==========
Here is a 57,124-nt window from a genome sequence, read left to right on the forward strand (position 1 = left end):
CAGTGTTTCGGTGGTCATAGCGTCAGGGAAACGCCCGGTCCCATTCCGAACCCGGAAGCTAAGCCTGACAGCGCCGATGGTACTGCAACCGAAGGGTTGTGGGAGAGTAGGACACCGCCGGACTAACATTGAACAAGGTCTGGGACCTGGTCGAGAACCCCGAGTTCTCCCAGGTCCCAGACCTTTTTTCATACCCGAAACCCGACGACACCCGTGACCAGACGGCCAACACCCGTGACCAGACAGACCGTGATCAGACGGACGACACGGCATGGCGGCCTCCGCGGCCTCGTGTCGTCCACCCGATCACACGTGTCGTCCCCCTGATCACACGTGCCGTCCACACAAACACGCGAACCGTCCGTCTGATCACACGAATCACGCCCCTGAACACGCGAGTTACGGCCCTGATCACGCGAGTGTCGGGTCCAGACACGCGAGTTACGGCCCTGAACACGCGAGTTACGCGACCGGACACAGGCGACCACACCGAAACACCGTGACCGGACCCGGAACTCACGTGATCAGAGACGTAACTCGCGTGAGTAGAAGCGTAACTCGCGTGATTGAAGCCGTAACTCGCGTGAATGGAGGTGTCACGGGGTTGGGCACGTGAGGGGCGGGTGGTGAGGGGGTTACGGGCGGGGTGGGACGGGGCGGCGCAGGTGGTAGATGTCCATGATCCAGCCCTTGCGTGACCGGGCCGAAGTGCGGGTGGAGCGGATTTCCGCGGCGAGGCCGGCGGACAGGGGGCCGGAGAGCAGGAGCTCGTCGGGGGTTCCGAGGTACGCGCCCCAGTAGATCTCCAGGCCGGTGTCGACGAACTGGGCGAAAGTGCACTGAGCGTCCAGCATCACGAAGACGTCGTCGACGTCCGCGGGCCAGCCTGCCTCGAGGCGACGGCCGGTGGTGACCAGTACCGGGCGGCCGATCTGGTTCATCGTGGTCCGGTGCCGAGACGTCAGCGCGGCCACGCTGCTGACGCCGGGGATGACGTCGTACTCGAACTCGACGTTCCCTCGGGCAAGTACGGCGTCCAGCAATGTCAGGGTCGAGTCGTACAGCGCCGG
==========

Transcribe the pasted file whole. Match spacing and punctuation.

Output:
Here is a 57,124-nt window from a genome sequence, read left to right on the forward strand (position 1 = left end):
CAGTGTTTCGGTGGTCATAGCGTCAGGGAAACGCCCGGTCCCATTCCGAACCCGGAAGCTAAGCCTGACAGCGCCGATGGTACTGCAACCGAAGGGTTGTGGGAGAGTAGGACACCGCCGGACTAACATTGAACAAGGTCTGGGACCTGGTCGAGAACCCCGAGTTCTCCCAGGTCCCAGACCTTTTTTCATACCCGAAACCCGACGACACCCGTGACCAGACGGCCAACACCCGTGACCAGACAGACCGTGATCAGACGGACGACACGGCATGGCGGCCTCCGCGGCCTCGTGTCGTCCACCCGATCACACGTGTCGTCCCCCTGATCACACGTGCCGTCCACACAAACACGCGAACCGTCCGTCTGATCACACGAATCACGCCCCTGAACACGCGAGTTACGGCCCTGATCACGCGAGTGTCGGGTCCAGACACGCGAGTTACGGCCCTGAACACGCGAGTTACGCGACCGGACACAGGCGACCACACCGAAACACCGTGACCGGACCCGGAACTCACGTGATCAGAGACGTAACTCGCGTGAGTAGAAGCGTAACTCGCGTGATTGAAGCCGTAACTCGCGTGAATGGAGGTGTCACGGGGTTGGGCACGTGAGGGGCGGGTGGTGAGGGGGTTACGGGCGGGGTGGGACGGGGCGGCGCAGGTGGTAGATGTCCATGATCCAGCCCTTGCGTGACCGGGCCGAAGTGCGGGTGGAGCGGATTTCCGCGGCGAGGCCGGCGGACAGGGGGCCGGAGAGCAGGAGCTCGTCGGGGGTTCCGAGGTACGCGCCCCAGTAGATCTCCAGGCCGGTGTCGACGAACTGGGCGAAAGTGCACTGAGCGTCCAGCATCACGAAGACGTCGTCGACGTCCGCGGGCCAGCCTGCCTCGAGGCGACGGCCGGTGGTGACCAGTACCGGGCGGCCGATCTGGTTCATCGTGGTCCGGTGCCGAGACGTCAGCGCGGCCACGCTGCTGACGCCGGGGATGACGTCGTACTCGAACTCGACGTTCCCTCGGGCAAGTACGGCGTCCAGCAATGTCAGGGTCGAGTCGTACAGCGCCGG